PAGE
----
Today, Berkshire Hathaway's insurance holdings provide the company with over $122 billion in cash available for investment. This money - called 'float,' and ultimately derived from insurance customer premiums - is earmarked for claims payment, but until claims are made, the insurer can use the float for its own corporate benefit. Berkshire uses it for investment purposes.
As Buffett has explained, his company can get paid for holding on to other people's money. It's no wonder he loves the insurance industry.
And now we can talk about some stocks that may be eligible candidates for an "elephant-sized acquisition."
Pulling out the Crystal Ball: An Attempt to Read the Mind of Warren Buffett
OR, Five Companies in which Warren Buffett May Expand his Holdings
The filing records show five companies that are of interest to this analysis. One, JPMorgan Chase, is a world-class big bank, while the other four companies have market caps in the $10B to $50B range. Two are banks, and two are insurance companies. Berkshire increased its holdings in one of each, while keeping the others steady. It holds a less than 1% position in each of them.
We'll examine each of these stocks, where it stands in the markets, and what the four- and five-star analysts from TipRanks' database have to say about them.
M&T Bank Corporation
This is a medium-sized bank holding company, with a market cap of $23 billion. M&T Bank Corp (MTB) operates bank branches in eight states and the District of Columbia, all located in the Mid-Atlantic and Northeast regions of the US. Berkshire Hathaway has a 0.42% stake in the company, which it held steady in the last quarter. That stake is worth $770 million as of December 31.
Like the other mid-size companies on this list, MTB has a mixed set of reviews from the analysts. The most recent, from Barclays Jason Goldberg, gives the stock a 'Buy' rating with a price target of $207, suggesting a 20% upside potential - all good news. However, Baird analyst David George at the same time downgraded his rating to 'Hold,' saying, "the risk/reward is less compelling following the stock's recent rally ." His price target of $175 suggests a 1.4% upside.
Overall, MTB shares get a 'Moderate Buy' rating on the analyst consensus, based on 4 'Buy' and 5 'Hold' reviews. The stock trades for $172, and the average price target of $183 suggests a 6% upside potential.
Buffett's interest in this stock can be explained by M&T's recent quarterly earnings. The company reported a 68% net income gain from the year-ago quarter, and the $3.79 EPS was significantly higher than the forecast $3.51. In addition, M&T is a reliable dividend stock, with a history of adjusting the yield to keep the payout high. The current annual payout is $4, making the yield 2.32%.
PNC Financial Services Group
While not a household name, PNC Financial (PNC) is the eighth largest bank company in the US, more than double the size of M&T, with more than triple the number of local branches. While PNC shares are down over the last year, they have gained $18 since Christmas and are up 55% on a three-year time frame. Those last points could explain why Berkshire recently expanded its stake in PNC, from 0.38% to 0.53%. While still a small holding, that is an increase of 39%.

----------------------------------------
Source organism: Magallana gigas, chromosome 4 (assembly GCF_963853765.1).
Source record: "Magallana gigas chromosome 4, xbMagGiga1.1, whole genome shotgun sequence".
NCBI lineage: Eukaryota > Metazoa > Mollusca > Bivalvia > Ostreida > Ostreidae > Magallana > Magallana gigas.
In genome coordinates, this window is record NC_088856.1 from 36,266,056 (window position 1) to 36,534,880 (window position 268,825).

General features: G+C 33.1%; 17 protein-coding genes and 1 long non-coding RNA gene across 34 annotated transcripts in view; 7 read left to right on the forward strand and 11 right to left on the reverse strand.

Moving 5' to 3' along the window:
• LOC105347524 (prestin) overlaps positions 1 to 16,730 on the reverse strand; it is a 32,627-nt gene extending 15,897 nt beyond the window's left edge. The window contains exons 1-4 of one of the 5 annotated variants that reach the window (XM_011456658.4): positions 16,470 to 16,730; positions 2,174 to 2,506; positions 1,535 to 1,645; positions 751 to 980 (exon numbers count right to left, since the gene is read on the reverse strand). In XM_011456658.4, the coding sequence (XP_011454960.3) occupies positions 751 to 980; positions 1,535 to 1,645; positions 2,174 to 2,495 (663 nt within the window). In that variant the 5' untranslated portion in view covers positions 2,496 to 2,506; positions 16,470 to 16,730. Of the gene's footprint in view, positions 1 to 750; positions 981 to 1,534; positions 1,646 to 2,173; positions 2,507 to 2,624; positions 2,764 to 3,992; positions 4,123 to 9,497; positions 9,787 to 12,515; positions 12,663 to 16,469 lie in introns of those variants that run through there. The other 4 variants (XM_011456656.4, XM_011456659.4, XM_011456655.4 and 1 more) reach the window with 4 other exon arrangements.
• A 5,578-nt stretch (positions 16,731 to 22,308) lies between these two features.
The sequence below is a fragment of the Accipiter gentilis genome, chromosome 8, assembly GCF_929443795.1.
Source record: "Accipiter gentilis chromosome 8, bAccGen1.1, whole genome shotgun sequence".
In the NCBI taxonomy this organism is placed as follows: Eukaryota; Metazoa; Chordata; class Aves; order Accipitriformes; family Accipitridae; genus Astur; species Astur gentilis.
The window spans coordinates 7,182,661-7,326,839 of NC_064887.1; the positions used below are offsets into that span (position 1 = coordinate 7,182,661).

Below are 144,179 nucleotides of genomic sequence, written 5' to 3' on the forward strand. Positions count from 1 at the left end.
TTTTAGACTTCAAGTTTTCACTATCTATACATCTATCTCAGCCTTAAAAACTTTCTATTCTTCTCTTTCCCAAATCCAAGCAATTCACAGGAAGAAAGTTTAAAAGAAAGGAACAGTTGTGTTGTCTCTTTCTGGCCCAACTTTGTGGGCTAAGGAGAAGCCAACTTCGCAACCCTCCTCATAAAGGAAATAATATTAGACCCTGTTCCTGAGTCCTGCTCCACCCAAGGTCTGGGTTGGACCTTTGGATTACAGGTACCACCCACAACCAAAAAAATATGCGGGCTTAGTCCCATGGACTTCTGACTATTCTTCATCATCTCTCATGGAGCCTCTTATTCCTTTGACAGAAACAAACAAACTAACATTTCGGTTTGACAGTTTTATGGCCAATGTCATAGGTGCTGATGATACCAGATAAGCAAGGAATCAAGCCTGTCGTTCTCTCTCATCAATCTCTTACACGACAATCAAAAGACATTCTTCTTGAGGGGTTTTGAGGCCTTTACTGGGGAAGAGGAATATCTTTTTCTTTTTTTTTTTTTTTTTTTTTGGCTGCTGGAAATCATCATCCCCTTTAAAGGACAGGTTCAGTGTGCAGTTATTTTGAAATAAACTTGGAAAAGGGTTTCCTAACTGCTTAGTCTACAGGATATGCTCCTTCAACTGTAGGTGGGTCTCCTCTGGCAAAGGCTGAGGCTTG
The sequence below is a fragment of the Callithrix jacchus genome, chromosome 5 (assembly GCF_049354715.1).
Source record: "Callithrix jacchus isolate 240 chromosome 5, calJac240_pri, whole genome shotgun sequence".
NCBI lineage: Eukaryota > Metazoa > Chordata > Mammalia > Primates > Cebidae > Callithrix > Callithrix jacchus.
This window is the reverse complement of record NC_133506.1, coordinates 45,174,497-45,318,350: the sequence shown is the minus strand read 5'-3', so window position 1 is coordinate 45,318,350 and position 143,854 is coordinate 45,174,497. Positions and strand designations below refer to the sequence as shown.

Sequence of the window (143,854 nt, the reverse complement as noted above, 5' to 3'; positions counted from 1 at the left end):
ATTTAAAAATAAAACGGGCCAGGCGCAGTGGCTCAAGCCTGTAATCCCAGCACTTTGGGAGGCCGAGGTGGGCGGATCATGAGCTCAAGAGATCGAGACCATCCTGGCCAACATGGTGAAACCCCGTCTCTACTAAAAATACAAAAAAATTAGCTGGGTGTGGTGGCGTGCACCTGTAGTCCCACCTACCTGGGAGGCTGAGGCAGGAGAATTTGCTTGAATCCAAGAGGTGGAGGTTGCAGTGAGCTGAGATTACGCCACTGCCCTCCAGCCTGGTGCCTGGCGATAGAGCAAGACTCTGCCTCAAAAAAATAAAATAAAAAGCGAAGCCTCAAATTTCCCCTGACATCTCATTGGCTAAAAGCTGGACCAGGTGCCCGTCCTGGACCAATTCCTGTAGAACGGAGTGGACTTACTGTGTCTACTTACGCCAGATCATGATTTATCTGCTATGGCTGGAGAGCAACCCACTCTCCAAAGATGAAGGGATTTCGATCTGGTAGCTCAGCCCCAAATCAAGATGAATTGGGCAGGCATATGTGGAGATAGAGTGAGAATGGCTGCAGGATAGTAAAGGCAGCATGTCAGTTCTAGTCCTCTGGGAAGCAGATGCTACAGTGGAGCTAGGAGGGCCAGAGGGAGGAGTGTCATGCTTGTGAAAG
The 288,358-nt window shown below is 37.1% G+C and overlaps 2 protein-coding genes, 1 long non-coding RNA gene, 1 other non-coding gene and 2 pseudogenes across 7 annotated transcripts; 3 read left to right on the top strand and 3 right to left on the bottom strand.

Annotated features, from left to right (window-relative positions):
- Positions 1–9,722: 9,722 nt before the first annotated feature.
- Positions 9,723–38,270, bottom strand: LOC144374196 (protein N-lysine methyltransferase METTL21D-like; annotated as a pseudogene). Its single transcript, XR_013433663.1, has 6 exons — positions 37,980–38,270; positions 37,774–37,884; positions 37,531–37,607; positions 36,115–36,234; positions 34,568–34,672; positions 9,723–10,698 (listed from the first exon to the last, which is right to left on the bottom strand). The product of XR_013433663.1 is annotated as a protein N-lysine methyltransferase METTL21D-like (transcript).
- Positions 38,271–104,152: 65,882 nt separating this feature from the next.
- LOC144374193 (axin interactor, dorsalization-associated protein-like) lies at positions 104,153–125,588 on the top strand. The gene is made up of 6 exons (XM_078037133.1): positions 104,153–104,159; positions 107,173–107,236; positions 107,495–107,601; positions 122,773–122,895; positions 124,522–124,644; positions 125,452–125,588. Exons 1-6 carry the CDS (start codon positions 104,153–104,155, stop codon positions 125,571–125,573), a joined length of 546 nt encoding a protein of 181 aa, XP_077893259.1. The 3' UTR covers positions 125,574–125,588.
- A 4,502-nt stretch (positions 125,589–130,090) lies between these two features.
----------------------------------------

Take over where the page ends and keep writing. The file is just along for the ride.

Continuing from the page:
PNC's two most recent analyst reviews show another set of mixed messages. Both are 'Hold.' From Deutsche Bank, Matt O'Connor downgraded the stock from 'Buy,' while Oppenheimer's Chris Kotowski maintained his Hold rating.
Kotowski said, "The earnings call featured all the normal hand wringing questions about deposit betas and "slow loan growth," but in our view what we think a lot of analysts don't realize is that this is a bottom line-, not top line-oriented management. The point is not just to make loans, but to make money, and that is what the company does."
The analyst consensus on PNC shares, based 2 'Buy' ratings and 8 'Holds,' is a 'Hold.' The stock does have an 8.99% upside potential however, based on a share price of $126 and an average price target of $138.
That upside is important, since making money is what Buffett wants all of his investments to do. PNC does deliver on that score. While its last quarterly earnings showed an EPS just below the estimate, the bottom line gained 20% from the prior quarter. In addition, PNC is another high-performing dividend stock, with a 10-year record of dividend growth, a 3% yield, and a $0.95 per share quarterly payout.
Torchmark (TMK) is the smaller of the two insurance companies we'll look at. It operates through six subsidiary companies in Texas, Oklahoma, and New York. The company reported strong gains of 26% in net operating income for the fourth quarter of 2018. Life insurance premiums, the source of the 'float' that Buffett likes, increased 3% to $600 million.
So, Torchmark looks like a profitable insurance company, but like the two banks above, it has mixed reviews from the market analysts. Early this year, Jay Gelb of Barclays, reiterated his 'Sell' rating, and lowered his price target to $68. That same week, though, JPMorgan's Jimmy Bhullar upgraded TMK shares to a 'Buy,' and put the price target at $88 for a 6% upside.